We have reached the end of our top returning Big East guard countdown and headline our rankings at #1 is Marcus Zegarowski, who was one of the biggest factors in leading the Creighton Blue Jays to their best season ever. Creighton took a share of the Big East regular season crown with a 13-5 conference mark, and were ranked 7th in the final AP Poll. Had the season not been cancelled, the Blue Jays were slated to potentially be a 2-seed in the NCAA Tournament, which would have been a first in program history. Zegarowski was the driving force behind Creighton’s resurgence, putting together one of the best seasons of any guard, regardless of conference. He averaged 16.1 points per game, good for 6th in the conference, while he ranked third in assists (5.0 per game) and 3rd in three-point shooting percentage, firing up the triple at a 42.4% clip.
A product of Hamilton, Massachusetts, Zegarowski headed out to the westernmost school in the Big East, where he was a Year-1 contributor in Omaha, averaging 10.4 points per game while starting 16 of 32 games as a freshman. Averaging nearly 35 minutes a game as a sophomore, Zegarowski saw his stats take a leap, finishing second on the team in points and leading the squad in assists, while notching a very respectable 3.8 rebounds per contest. Zegarowski put up solid numbers from day 1, but it wasn’t until Creighton clashed with #12 Texas Tech, the defending national runner-ups, that the sophomore squad and his Blue Jays raised some eyebrows. After a 4-2 start, with no major wins and two losses by double-digits, Creighton wasn’t on anybody’s radar. But then Zegarowski and Co. took the Red Raiders to overtime in the Las Vegas Invitational, with the Massachusetts native dropping 32 points and 5 assists, while snaring a pair of steals in a signature performance. One game later, he poured in 30 points against Nebraska, to go with 9 rebounds and 6 assists. Zegarowski’s efforts sparked a 8-game win streak that was punctuated with an opening victory in Big East play, 92-75 vs. Marquette. Zegarowski made his presence felt in that victory as well with 16 points, 8 rebounds, and 6 assists.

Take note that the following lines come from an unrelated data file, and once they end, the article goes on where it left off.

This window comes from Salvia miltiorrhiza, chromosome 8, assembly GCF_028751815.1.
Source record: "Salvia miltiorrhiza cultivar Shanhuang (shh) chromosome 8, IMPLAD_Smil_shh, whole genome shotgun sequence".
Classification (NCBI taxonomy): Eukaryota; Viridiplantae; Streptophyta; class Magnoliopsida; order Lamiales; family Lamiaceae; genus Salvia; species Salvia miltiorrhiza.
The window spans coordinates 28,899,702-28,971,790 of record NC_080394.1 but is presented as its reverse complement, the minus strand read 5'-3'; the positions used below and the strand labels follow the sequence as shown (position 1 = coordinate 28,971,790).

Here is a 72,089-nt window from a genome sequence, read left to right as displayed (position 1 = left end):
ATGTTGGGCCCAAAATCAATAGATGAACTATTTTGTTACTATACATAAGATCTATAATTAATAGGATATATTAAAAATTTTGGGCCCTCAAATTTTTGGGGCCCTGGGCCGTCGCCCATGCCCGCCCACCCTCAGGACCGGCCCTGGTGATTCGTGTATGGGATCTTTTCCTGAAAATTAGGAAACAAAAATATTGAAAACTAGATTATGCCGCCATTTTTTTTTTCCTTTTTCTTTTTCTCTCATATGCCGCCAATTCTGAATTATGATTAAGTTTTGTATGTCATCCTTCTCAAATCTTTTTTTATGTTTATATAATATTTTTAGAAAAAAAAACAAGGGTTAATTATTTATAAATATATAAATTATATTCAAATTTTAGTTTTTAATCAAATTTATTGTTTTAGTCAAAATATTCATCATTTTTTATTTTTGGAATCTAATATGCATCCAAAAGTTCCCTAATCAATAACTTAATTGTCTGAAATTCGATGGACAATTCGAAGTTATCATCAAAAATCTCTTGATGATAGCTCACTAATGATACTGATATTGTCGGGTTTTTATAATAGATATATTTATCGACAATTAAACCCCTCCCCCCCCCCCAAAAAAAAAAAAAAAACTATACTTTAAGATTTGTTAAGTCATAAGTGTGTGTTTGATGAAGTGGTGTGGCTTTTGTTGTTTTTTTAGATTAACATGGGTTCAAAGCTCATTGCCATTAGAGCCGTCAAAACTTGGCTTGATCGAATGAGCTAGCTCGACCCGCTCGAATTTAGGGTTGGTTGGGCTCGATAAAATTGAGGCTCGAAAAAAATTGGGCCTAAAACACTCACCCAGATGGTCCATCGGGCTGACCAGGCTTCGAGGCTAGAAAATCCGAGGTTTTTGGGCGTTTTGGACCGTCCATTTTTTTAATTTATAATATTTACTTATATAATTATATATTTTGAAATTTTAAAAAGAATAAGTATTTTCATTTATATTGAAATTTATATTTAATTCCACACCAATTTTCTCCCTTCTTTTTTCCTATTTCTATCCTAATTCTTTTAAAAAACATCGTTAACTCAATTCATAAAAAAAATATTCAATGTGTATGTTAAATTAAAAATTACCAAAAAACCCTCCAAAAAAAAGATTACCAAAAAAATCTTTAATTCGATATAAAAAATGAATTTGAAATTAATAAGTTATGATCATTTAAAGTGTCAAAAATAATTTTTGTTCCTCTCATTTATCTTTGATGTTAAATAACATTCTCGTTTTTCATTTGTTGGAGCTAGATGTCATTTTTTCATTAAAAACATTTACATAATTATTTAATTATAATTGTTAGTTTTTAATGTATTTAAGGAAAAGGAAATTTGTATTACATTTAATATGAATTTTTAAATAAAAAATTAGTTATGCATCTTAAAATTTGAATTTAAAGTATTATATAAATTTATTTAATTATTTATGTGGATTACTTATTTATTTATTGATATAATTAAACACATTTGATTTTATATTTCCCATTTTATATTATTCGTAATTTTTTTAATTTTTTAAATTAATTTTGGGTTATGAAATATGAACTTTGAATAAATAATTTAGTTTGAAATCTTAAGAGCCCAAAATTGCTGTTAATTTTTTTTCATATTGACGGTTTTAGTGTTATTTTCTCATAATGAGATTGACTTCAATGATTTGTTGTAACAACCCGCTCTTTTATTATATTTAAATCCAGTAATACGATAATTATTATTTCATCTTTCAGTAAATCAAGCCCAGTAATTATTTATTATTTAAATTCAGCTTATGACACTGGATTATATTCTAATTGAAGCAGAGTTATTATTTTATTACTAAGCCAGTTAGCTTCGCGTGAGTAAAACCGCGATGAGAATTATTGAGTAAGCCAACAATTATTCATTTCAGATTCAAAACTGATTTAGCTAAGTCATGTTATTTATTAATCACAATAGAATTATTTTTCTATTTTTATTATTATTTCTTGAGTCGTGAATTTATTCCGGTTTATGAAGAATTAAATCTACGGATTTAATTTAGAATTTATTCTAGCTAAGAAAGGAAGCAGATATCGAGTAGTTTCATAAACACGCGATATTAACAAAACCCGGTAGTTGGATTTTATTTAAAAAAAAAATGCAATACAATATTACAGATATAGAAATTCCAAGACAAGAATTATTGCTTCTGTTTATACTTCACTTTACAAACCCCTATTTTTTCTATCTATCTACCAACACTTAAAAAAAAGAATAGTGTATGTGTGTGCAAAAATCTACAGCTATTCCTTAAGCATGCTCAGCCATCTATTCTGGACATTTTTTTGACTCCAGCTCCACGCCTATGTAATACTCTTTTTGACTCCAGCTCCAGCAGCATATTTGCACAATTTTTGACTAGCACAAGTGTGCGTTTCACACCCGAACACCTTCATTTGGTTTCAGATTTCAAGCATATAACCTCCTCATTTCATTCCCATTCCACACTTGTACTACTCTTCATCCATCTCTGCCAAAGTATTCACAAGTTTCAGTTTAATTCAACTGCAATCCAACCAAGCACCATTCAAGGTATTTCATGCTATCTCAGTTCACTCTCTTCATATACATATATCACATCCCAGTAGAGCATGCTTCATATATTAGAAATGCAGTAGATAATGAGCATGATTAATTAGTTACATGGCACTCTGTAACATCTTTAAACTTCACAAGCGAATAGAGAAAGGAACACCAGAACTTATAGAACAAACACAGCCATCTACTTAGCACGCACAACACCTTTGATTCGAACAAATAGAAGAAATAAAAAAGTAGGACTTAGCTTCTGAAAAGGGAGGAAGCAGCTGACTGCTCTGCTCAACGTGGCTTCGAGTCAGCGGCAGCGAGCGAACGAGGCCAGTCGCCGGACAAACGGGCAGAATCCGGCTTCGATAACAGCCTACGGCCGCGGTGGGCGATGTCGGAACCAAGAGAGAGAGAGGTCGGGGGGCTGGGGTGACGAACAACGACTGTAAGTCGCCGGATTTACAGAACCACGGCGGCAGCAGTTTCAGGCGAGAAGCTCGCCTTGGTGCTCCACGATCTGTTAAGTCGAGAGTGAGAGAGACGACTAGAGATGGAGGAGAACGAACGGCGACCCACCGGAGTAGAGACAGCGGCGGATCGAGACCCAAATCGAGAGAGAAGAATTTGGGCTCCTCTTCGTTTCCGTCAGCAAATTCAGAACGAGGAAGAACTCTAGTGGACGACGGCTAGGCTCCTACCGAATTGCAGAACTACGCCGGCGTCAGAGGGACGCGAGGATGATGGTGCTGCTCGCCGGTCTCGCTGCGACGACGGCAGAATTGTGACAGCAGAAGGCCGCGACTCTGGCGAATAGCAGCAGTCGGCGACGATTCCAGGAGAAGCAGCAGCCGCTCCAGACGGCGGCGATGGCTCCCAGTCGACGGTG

Creighton briefly debuted in the rankings on January 13 at #25, but a loss to Georgetown saw the Blue Jays drop out once more. However, after that loss, the Blue Jays finished the year on an 11-2 tear that lifted the Blue Jays to the Big East lead and the #7 ranking. Zegarowski’s red-hot shooting was on display on many occasions, but his best performance came on February 23 versus #21 Butler, as he drained all seven of his three-point attempts en route to a 25-point night, leading Creighton to a massive 22-point victory that helped them crack the top 10 in the next morning. Zegarowski ended his shortened season in fitting fashion, combining for 43 points in his final two contests on 9-11 shooting from beyond the arc. His 5-5 effort against #8 Seton Hall gave Creighton the needed win to tie the Pirates and Villanova for the conference lead.
The cancellation of this year’s season blew the country’s opportunity to see the new and improved Marcus Zegarowski in March Madness. But, if he comes back firing on all cylinders and running the floor for Creighton, there’s no reason to think the Blue Jays won’t be back in Final Four consideration next season.